Glycera (courtesan)

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Glycera (the sweet one) was a popular name often used for Hellenistic hetaerae, held by:

  1. The daughter of Thalassis and the mistress of Harpalus and Menander. (Athen. xiii. pp. 586, 595, 605, &c.)
  2. The mistress of Pausias, born in Sicyon.
  3. A favourite of Horace(?). (Hor. Carm. i. 19. 30. iii. 19.29.)
  4. Nominally, Alcibiades's sexual partner in Caracci's engravings for I Modi.

Harpalus's mistress[edit]

Originating from Athens in the second half of the 4th century BC. After the death of his previous mistress Pythionice (between 329 BC and 324 BC), Harpalus obtained Glycera using funds derived from his office. In return for her Harpalus sent grain to Athens and guaranteed their citizenship rights.

She accompanied Harpalus in his escape from India with Alexander, and later returned to Athens, where she allegedly became the love of the poet Menander.

Sources[edit]

"There were other courtesans also who thought very highly of themselves, going in for culture and apportioning their time to learned studies; hence they also were quick in making answers. For example, Stilpo was once accusing Glycera, while they were drinking together, of corrupting the young men, as Satyrus tell in his Lives, when Glycera interrupted: "We both fall under the same charge, Stilpo. For they say that you corrupt all who meet you by teaching them good-for-nothing, eristic sophistries, while I in like manner teach them erotic. It makes no difference, therefore, to people who are ruined and injured, whether they live in the company of a philosopher or of a courtesan." In fact, as Agathon says: "Truly a woman, just because she is inactive in body, need not for that reason carry an inactive mind within her."[not in citation given][1]
The poet Menander having met with bad luck entered the house of Glycera, who brought him some boiled milk and urged him to drink it down. But he said, "I don't want it." For there was scum on the top of it. She said, "Blow it off and use what's underneath." .........
Leontion was reclining at dinner with a lover when Glycera came into the symposium later; and when the lover paid more devoted attention to her, Leontion looked downcast. Her friend, turning toward her, asked what pained her. She replied, "The last comer gives me a pain!" ....[2]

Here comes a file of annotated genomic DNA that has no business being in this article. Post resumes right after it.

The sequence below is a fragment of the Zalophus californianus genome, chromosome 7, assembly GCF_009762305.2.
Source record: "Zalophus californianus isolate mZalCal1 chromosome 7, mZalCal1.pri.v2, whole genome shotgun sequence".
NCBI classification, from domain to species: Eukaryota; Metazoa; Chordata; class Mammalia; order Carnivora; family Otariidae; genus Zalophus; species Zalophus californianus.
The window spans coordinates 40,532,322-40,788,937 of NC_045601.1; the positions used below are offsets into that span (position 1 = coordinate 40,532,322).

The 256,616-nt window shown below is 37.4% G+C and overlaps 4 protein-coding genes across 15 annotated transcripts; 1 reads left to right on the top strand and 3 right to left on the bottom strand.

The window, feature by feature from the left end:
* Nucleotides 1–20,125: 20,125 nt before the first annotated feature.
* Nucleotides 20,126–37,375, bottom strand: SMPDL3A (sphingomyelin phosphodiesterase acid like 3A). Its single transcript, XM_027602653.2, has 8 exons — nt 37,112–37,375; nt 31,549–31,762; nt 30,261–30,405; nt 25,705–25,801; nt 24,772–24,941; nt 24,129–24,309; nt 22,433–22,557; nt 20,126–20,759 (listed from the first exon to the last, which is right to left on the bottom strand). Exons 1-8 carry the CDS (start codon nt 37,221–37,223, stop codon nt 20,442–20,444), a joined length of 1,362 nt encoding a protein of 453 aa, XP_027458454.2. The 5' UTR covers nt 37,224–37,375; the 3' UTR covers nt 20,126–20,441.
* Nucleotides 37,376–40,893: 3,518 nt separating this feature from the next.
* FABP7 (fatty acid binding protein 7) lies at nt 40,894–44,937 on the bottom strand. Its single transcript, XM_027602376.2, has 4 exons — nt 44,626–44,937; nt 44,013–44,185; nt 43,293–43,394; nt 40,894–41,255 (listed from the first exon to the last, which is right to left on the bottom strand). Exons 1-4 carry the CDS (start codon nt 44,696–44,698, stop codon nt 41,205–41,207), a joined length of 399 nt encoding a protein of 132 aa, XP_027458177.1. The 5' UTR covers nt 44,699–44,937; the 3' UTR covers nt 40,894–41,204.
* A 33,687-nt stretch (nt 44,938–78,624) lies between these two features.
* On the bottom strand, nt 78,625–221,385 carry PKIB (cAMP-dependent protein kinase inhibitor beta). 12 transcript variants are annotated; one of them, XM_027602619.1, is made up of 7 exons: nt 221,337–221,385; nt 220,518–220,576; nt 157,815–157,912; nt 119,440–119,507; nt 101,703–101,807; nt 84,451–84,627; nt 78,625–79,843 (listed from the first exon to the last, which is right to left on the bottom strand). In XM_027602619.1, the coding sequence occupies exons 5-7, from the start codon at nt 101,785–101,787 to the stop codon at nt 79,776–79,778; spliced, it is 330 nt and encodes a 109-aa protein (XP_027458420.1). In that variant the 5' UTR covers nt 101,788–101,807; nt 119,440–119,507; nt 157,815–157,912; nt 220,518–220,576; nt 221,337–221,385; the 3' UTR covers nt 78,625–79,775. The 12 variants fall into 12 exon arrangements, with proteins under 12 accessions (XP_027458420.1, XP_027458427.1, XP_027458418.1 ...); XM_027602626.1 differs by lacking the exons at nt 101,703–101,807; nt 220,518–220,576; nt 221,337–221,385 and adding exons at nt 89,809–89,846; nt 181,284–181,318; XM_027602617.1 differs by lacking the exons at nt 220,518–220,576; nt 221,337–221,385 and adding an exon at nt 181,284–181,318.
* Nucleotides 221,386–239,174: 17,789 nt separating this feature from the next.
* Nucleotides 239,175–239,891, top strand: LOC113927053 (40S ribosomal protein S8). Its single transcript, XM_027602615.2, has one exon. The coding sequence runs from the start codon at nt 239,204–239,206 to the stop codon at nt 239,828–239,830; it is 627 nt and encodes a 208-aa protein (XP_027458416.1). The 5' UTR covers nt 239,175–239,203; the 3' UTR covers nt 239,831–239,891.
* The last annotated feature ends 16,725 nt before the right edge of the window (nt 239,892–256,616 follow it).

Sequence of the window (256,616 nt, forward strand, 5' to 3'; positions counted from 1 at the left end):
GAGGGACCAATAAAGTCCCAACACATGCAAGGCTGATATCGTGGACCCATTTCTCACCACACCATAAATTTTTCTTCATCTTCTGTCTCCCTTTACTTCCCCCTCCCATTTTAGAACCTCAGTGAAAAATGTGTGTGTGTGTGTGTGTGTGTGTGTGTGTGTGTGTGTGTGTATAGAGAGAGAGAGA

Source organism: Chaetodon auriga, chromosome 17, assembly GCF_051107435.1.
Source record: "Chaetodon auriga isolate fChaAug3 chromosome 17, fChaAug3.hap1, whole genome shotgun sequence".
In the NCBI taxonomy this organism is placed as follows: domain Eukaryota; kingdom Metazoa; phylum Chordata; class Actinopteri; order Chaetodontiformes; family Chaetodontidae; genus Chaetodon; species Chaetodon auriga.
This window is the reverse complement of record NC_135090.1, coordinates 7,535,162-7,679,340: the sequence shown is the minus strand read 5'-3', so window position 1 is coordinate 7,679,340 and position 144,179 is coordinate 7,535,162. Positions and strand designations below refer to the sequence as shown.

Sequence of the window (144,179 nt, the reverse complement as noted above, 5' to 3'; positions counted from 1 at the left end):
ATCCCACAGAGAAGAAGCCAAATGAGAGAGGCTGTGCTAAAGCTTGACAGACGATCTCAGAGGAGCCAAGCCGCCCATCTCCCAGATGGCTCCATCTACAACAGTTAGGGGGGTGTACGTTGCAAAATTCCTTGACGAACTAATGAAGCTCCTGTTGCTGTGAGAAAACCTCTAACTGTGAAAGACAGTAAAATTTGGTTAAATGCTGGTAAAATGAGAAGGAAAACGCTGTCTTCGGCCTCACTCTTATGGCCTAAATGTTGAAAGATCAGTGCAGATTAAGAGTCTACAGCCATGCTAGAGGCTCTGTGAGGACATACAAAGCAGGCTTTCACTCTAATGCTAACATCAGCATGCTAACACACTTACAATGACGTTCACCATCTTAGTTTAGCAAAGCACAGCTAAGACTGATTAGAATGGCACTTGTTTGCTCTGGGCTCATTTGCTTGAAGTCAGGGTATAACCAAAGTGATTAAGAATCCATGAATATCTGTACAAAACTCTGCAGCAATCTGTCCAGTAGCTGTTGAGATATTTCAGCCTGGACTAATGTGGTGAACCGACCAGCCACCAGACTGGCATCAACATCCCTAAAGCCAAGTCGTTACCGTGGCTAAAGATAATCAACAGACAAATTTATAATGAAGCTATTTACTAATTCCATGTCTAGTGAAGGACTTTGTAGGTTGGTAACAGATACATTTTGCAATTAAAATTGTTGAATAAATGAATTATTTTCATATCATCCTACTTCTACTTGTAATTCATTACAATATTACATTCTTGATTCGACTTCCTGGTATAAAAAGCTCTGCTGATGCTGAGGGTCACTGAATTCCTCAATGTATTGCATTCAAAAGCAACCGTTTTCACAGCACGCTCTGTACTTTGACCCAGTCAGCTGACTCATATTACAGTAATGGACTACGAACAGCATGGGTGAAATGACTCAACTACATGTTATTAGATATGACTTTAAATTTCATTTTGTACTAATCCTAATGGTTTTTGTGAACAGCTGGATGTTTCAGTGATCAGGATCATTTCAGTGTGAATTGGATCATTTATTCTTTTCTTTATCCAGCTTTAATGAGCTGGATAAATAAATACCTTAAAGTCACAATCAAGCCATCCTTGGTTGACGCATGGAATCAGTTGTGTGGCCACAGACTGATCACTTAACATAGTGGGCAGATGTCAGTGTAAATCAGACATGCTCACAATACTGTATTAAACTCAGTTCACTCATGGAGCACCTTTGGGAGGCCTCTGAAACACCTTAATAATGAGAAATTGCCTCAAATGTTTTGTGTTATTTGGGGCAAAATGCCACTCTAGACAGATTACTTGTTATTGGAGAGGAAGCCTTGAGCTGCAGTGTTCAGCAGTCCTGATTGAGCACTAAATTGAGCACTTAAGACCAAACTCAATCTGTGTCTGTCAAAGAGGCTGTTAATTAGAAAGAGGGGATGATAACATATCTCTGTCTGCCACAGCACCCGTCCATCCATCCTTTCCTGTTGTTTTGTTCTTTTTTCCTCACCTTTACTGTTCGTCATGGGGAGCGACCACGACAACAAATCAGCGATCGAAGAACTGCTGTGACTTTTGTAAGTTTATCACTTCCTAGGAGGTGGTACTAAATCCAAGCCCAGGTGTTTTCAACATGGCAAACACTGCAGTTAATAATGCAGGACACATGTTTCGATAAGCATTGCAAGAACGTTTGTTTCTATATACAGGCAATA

Hypereides, again, in the Speech against Mantitheus, in an action for assault, has this to say about Glycera: "Taking with him Glycera, daughter of Thalassis, in a chariot and pair." It is uncertain whether she is the Glycera who lived with Harpalus; of her Theopompus says, in his treatise On the Chian Letter, that after the death of Pythionice Harpalus summoned Glycera from Athens; on her arrival she took up her residence in the palace at Tarsus and had obeisance done to her by the populace, being hailed as queen; further, all persons were forbidden to honour Harpalus with a crown unless they also gave a crown to Glycera. In Rhossus they even went so far as to set up an image of her in bronze beside his own. The like is recorded also by Cleitarchus in his Histories of Alexander. The author of Agen, the little satyric drama, whether it be Python of Catana or King Alexander himself, say: "A. And yet I hear that Harpalus has sent over to them thousands of bushels of grain, as many as Agen sent, and so was made a citizen. B. This grain was Glycera's, but it will doubtless turn out to be their death-warrant, and not merely a whore's earnest money." ........[3]
That the poet Menander, also, was in love with Glycera is a matter of common knowledge. But he became angry at her; for when Philemon fell in love with a courtesan and called her in his play "good," Menander in answer wrote that no woman is good." [4]

Fictional[edit]

'Glycera and Alcibiades'

One of the images of sexual positions in Agostino Carracci's engravings for I Modi is entitled 'Alcibiades and Glycera'. This is not meant to be a portrait of any of the historical Glyceras, for the identification is only nominal, acting as a thin classical veneer for the image's erotic or pornographic intent. These engraving's titles usually use a historically verified pair of lovers (e.g. Dido and Aeneas), but that is not the case here - Glycera is 4th century BC whilst Alcibiades is 5th century BC - making the veneer here even thinner than usual.

Sources[edit]

  • Post, L.A.; "Woman's Place in Menander's Athens", Transactions and Proceedings of the American Philological Association, Vol. 71, 1940, pp. 420–459
  • Ancient Library

Notes[edit]

  1. ^ Athenaeus, Deipnosophists xiii.584
  2. ^ Athenaeus, Deipnosophists xiii.585
  3. ^ Athenaeus, Deipnosophists xiii.586
  4. ^ Athenaeus, Deipnosophists xiii.594